On a comparative basis, the same electricity demand could be met by 21.5 GW of CCGT plant at a capital cost of £13bn. Wind farms have relatively high operating and maintenance costs, but no fuel costs. “Overall, the net saving in fuel, operating and maintenance costs for the Wind Scenario relative to the Gas Scenario is less than £500m per year,” Hughes concludes, “a very poor return on an additional investment of over £105bn.” A prospective return on investment of less than half of 1 percent a year is spectacularly poor, by any standard.

In other words, a recipe for economic stagnation and increased poverty, with zero–actually negative, but that is a story for another day–environmental payoff. Another way of looking at the data:

Between 2009 and 2020, the switch to renewables saw 19.4 GW of dispatchable capacity replaced by wind and solar with a nameplate capacity of 33.5 GW, resulting in a 13.6 GW increase in notional capacity. Here we see how intermittency embeds capital inefficiency in the grid:

• In 2009, 87.3 GW of generating capacity, comprising only 5.1 percent of wind and solar, produced 376.8 TWh of electricity.

• In 2020, 100.9 GW of generating capacity, with wind and solar accounting for 37.6 percent of name- plate capacity, produced 312.3 TWh of electricity.

Thus a 15.5 percent increase in nameplate generating capacity produced 21.6 percent less electricity. In 2009, 1 MW of capacity produced 4,312 MWh of electricity. In 2020, 1 MW of capacity generated 3,094 MWh, a decline of 28.3 percent (Fig. 10).

So wind and solar mean less electricity at vastly greater cost, with a potentially horrifying loss of reliability.

And so, in conclusion:

The higher costs of generating electricity from a grid with a high proportion of renewable capacity reflects a basic economic fact: more inputs are needed to produce less output. The outcome is structurally higher energy prices, with adverse knock-on effects sapping the supply side of the economy.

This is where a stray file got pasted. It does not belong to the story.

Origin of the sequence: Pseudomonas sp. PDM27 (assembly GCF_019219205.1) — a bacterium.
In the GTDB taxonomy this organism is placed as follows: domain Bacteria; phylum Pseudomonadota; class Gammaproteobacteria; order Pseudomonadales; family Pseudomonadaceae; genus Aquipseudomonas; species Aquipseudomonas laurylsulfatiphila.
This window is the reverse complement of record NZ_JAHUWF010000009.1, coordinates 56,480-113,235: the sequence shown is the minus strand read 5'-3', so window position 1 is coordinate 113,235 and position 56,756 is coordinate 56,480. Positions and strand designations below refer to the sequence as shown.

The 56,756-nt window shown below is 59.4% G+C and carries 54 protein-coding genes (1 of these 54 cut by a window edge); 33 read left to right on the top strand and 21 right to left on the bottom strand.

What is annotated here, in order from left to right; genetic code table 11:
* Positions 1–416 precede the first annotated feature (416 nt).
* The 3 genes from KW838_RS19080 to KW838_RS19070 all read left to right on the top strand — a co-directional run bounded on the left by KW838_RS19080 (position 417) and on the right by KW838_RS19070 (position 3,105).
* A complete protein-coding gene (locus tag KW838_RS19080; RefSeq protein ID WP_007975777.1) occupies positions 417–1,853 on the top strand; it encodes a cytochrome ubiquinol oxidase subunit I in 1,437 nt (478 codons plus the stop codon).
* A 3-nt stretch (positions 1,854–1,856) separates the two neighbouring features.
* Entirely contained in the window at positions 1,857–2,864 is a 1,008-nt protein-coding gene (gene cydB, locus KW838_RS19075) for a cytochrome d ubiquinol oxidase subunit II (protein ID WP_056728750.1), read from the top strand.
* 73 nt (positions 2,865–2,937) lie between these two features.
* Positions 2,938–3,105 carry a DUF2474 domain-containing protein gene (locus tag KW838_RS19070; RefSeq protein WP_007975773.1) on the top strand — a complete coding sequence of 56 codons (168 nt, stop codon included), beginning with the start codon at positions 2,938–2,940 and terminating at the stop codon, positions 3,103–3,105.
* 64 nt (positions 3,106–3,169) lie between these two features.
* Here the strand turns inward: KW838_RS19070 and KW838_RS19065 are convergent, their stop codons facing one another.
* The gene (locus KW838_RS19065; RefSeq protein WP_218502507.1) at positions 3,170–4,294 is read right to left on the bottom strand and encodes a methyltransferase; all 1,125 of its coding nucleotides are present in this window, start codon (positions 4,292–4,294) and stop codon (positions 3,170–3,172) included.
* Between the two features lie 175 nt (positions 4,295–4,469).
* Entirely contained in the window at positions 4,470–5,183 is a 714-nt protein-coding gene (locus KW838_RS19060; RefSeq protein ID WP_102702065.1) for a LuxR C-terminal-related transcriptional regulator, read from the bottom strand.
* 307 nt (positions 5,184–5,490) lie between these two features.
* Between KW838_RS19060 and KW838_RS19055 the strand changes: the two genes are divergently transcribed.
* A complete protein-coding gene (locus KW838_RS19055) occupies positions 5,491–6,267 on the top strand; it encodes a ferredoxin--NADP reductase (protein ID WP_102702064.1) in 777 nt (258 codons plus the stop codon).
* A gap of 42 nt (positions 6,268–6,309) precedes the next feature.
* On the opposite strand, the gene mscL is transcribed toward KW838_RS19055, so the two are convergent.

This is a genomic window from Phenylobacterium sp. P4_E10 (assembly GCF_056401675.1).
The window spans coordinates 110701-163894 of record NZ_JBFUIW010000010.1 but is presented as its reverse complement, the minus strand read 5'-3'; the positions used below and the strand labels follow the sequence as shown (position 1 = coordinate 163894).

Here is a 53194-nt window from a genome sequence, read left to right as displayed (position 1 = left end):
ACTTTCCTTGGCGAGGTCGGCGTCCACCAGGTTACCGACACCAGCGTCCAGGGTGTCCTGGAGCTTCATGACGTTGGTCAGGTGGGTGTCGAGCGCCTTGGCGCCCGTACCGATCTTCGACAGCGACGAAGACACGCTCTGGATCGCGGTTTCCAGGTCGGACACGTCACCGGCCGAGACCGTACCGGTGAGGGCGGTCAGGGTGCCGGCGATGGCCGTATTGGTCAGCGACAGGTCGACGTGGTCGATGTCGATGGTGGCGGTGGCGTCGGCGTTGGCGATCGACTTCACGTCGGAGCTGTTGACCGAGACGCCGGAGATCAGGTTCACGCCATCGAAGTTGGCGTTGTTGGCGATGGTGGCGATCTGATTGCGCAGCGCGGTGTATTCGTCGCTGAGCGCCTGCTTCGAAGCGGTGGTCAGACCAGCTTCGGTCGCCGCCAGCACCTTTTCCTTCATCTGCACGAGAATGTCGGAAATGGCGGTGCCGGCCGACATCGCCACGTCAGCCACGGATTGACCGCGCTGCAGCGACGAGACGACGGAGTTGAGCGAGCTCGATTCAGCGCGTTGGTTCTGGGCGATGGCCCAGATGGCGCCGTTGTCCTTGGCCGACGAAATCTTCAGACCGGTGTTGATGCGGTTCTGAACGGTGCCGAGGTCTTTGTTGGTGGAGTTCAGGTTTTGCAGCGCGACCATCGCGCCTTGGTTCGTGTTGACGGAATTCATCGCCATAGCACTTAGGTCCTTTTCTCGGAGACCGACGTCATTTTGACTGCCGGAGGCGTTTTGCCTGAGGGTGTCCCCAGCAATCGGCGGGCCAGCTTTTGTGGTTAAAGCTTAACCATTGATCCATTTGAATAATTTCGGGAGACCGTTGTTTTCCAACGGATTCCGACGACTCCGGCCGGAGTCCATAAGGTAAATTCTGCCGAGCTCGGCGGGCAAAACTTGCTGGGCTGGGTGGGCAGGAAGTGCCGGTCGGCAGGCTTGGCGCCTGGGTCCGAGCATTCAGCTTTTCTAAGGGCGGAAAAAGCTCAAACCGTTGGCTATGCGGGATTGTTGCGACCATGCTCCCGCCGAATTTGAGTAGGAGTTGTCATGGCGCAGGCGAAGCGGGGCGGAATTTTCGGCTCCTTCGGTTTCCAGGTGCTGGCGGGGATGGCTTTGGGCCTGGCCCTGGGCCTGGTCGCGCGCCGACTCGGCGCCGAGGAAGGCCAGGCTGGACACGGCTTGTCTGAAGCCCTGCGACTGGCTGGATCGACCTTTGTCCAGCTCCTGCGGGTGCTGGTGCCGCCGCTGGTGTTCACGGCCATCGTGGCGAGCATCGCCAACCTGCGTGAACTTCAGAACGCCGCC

Productivity growth propels long-term economic growth. Net zero throws this into reverse. It is an antigrowth strategy because it consumes more resources to produce less. Beyond its direct and negative impact on living standards, net zero will have an increasingly debilitating macroeconomic effect on
the sustainability of public spending and of public and private debt. It shrinks the economy’s growth potential, which implies higher interest rates to bring inflation back to target. Net zero presents a cocktail of higher energy costs, higher inflation, higher interest rates, higher taxes, squeezed family budgets, less opportunity, and prolonged public-sector austerity.

Net zero policies have devastated Britain and Germany, and damaged other countries. And yet, the Biden administration and the Democratic Party are determined to bring them to the United States. They have already gone a considerable distance down that road. Why? If you do not actively wish for America’s terminal decline, on what possible basis could such destructive policies be advanced?

I don’t think there is any good answer to that question. I think the time is long past when anyone, acting in good faith with even a modest understanding of the facts, could advocate for a “green” transition in the United States. Meanwhile, China, India, Indonesia and many others are laughing at our stupidity. As we mindlessly increase our cost of producing goods and services, they stand ready to outcompete us by virtue of rational energy policies. Along with illegal immigration, insane and deliberately destructive energy policies are the defining issue of our time.